My daughter starts this morning with a potentially disastrous business networking question:
“Where my gardening gloves?”
This time, though, I’m prepared.
See, raising kids is pretty much a gigantic game of concentration.
“Have you seen my sneakers?”
“I can’t find my water bottle.”
So when I spot her new gardening gloves precariously perched on her bed, I move them to her dresser before they get tangled in her sheets, stuck by the wall, or vanished to the land of banished single socks that never reunite with their mates.
“Aren’t your gloves on your dresser?”
She scurries off and returns triumphant. I enjoy my “saves the day!” moment for the two seconds it takes her to now start wondering where her favorite stuffed animal (Dirt!) could possibly be…
And it gets me thinking about your Elevator Pitch.
Because the business of business networking (so to speak) requires exactly this kind of recall.
The person standing in front of you most likely won’t now (or ever) need your services.
But they do have problems they need solved.
“Know anybody who can build a deck on the back of my house?”
“How do you get your customers to pay on time?”
“Where’s a good place to rehab my knee?”
The work of business networking is developing trust with experts who return your calls…because the first step for staying top of mind with people is helping them with what’s tops on their mind.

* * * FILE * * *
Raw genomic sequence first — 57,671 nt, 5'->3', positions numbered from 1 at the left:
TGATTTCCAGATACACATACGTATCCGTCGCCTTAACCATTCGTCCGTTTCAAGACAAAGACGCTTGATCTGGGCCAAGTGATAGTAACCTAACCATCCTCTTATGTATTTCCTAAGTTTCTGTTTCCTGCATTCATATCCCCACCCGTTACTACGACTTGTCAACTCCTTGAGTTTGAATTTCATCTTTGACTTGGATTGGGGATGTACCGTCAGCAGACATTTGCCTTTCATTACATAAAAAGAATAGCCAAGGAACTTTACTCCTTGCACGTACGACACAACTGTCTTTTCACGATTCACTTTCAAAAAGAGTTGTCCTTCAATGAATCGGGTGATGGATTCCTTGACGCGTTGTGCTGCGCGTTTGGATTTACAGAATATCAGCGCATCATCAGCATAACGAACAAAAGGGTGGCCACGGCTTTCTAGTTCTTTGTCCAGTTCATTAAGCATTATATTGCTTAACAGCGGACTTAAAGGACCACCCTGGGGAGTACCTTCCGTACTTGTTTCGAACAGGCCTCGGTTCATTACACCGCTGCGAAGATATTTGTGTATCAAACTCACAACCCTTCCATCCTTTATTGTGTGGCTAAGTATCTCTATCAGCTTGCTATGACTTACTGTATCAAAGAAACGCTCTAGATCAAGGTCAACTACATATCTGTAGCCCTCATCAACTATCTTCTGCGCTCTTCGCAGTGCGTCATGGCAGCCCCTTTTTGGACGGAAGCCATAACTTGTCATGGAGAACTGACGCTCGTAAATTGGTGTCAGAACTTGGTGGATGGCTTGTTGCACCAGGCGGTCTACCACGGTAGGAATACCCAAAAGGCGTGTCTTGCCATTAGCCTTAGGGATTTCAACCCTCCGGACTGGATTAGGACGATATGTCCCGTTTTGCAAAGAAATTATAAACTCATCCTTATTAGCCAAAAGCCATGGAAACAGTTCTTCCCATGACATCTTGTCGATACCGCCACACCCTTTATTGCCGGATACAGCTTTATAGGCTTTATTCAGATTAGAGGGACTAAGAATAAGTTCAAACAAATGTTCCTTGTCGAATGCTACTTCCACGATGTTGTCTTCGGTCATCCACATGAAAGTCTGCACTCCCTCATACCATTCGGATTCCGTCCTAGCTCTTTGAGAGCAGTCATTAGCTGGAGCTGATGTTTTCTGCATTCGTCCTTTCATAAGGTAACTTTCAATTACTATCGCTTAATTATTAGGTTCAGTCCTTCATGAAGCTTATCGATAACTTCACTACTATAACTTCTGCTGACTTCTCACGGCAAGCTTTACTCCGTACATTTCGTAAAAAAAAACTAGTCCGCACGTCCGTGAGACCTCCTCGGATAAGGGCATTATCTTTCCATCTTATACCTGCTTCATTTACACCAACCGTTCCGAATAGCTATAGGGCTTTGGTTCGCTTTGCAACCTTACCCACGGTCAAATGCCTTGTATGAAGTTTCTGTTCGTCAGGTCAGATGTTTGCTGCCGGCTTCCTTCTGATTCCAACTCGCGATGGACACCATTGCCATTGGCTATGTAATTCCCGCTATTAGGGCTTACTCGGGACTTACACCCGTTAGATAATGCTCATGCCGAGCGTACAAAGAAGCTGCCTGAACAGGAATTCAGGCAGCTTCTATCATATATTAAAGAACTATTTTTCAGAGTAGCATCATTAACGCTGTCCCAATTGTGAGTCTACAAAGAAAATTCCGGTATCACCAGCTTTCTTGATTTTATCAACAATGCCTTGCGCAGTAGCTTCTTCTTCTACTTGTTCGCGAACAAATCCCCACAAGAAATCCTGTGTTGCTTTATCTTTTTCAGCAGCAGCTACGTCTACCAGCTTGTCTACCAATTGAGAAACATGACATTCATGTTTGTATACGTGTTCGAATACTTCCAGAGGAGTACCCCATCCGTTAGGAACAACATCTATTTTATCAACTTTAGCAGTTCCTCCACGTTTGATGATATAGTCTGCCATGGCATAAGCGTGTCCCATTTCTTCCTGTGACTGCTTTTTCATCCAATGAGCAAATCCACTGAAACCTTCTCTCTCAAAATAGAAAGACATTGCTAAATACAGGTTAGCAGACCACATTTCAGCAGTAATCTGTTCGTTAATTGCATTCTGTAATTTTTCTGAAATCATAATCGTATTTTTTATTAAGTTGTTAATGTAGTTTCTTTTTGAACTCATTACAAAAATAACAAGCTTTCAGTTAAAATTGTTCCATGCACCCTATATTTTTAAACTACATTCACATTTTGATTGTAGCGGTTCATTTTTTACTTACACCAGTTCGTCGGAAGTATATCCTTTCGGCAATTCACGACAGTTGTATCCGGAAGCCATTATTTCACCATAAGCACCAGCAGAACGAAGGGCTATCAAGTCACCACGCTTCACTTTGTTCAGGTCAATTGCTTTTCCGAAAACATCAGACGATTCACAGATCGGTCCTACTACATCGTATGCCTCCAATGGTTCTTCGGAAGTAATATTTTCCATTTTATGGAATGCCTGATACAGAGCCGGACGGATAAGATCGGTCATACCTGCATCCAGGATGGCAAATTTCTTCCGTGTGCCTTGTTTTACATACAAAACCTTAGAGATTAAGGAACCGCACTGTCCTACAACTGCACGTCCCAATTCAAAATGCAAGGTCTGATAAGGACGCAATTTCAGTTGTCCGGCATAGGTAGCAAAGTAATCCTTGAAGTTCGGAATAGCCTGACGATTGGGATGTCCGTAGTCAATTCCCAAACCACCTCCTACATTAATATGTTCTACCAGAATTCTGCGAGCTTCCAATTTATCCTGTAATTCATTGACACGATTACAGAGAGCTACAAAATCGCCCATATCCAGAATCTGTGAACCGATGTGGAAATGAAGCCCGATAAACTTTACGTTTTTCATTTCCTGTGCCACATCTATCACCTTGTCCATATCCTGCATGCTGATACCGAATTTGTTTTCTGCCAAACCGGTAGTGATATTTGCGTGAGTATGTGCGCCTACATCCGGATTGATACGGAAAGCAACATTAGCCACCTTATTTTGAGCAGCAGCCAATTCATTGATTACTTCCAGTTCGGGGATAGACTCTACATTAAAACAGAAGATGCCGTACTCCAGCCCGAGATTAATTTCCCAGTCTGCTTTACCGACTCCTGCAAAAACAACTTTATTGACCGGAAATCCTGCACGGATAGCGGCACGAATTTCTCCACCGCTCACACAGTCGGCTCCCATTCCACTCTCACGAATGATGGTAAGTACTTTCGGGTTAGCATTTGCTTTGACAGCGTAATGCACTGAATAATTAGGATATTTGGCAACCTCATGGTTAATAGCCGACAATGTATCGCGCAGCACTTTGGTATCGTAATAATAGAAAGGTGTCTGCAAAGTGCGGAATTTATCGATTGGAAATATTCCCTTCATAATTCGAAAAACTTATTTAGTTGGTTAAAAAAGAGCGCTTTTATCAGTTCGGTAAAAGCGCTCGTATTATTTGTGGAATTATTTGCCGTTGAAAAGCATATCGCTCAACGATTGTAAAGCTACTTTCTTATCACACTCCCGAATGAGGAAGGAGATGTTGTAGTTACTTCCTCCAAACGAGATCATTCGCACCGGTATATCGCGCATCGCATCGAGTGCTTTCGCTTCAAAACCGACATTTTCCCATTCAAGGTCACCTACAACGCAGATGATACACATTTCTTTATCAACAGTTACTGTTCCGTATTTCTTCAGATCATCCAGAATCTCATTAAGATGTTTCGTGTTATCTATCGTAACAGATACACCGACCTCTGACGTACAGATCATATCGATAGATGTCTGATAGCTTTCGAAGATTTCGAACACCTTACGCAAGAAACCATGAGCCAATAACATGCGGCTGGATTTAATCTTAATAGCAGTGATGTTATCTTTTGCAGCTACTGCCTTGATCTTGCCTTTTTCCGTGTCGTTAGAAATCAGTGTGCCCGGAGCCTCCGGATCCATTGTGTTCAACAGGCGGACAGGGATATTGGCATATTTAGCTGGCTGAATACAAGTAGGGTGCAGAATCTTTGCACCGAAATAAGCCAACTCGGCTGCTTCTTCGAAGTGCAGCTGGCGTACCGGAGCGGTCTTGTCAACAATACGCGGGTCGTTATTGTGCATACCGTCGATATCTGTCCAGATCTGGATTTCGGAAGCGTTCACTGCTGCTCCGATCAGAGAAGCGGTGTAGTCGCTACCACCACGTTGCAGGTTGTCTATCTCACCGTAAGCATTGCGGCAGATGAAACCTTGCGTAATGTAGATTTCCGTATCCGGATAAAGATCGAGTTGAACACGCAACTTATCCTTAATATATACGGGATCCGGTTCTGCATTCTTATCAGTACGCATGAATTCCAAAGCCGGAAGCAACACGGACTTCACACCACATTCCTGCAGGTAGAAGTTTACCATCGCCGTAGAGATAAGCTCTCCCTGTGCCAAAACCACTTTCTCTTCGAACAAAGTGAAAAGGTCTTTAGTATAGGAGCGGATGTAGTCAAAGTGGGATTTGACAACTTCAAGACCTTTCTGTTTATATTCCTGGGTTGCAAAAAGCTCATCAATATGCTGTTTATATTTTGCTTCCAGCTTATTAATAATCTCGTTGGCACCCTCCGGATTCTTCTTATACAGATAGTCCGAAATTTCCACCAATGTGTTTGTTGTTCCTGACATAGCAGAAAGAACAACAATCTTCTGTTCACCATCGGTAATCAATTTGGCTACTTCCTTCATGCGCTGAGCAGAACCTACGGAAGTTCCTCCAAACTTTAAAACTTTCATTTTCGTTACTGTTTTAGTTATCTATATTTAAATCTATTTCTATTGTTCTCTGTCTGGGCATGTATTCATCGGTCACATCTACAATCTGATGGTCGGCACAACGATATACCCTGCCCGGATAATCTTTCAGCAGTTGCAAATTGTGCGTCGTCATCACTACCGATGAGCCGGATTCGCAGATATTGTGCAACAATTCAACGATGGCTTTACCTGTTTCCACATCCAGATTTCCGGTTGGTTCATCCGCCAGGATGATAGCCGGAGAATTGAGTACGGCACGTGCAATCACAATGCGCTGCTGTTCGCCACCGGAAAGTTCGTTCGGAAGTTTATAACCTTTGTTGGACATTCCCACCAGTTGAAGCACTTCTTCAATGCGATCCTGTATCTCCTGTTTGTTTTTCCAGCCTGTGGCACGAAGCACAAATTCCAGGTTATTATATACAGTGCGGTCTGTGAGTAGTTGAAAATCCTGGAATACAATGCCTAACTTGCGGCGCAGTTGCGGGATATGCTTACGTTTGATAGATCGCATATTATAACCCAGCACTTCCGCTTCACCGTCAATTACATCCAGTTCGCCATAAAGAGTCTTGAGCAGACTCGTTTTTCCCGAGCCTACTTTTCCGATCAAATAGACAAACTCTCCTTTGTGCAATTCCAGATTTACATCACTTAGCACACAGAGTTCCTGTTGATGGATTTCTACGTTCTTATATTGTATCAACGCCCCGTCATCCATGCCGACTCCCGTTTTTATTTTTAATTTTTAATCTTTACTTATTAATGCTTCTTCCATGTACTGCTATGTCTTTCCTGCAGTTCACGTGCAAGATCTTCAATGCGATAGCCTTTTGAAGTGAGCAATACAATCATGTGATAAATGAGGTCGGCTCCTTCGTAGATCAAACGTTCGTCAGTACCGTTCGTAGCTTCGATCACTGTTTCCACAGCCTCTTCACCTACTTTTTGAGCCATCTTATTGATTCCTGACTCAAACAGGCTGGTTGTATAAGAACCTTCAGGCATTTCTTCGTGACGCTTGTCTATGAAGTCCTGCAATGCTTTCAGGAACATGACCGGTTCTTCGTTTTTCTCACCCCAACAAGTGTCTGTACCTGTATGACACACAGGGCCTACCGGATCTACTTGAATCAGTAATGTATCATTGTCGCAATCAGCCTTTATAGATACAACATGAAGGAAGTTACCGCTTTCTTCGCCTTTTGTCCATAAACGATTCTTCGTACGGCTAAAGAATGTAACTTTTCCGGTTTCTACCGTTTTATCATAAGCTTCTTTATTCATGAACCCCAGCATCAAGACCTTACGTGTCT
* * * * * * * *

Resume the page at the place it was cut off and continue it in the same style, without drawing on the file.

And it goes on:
Be careful, though. It’s not about immediately and blindly offering names and numbers.
In fact, I don’t trust anyone who tries to refer me the first time they meet me. I don’t share my real needs with strangers. Nobody does. Not at first.
A better process is to pick some people you like talking to and sit down for coffee to get to know them better.
This serves two purposes.
First, they may have a solution that’s perfect for someone else in your network.
Second, they may have a problem that someone in your network can solve.
As you do this with more and more people, it gets easier and easier to make connections.
And when you make those connections, when you connect people with someone who’s responsive and helpful, they appreciate it, they remember it, and they’ll do the same for you.
That’s business networking.
Dirt (the stuffed cat) was on the dining room table, the sneakers were by the back door, and the water bottles were hiding, en masse, under the back seat in the minivan.
What’s the the strangest place you’ve ever found something you misplaced?
Extra credit: What’s the best introduction you’ve ever made?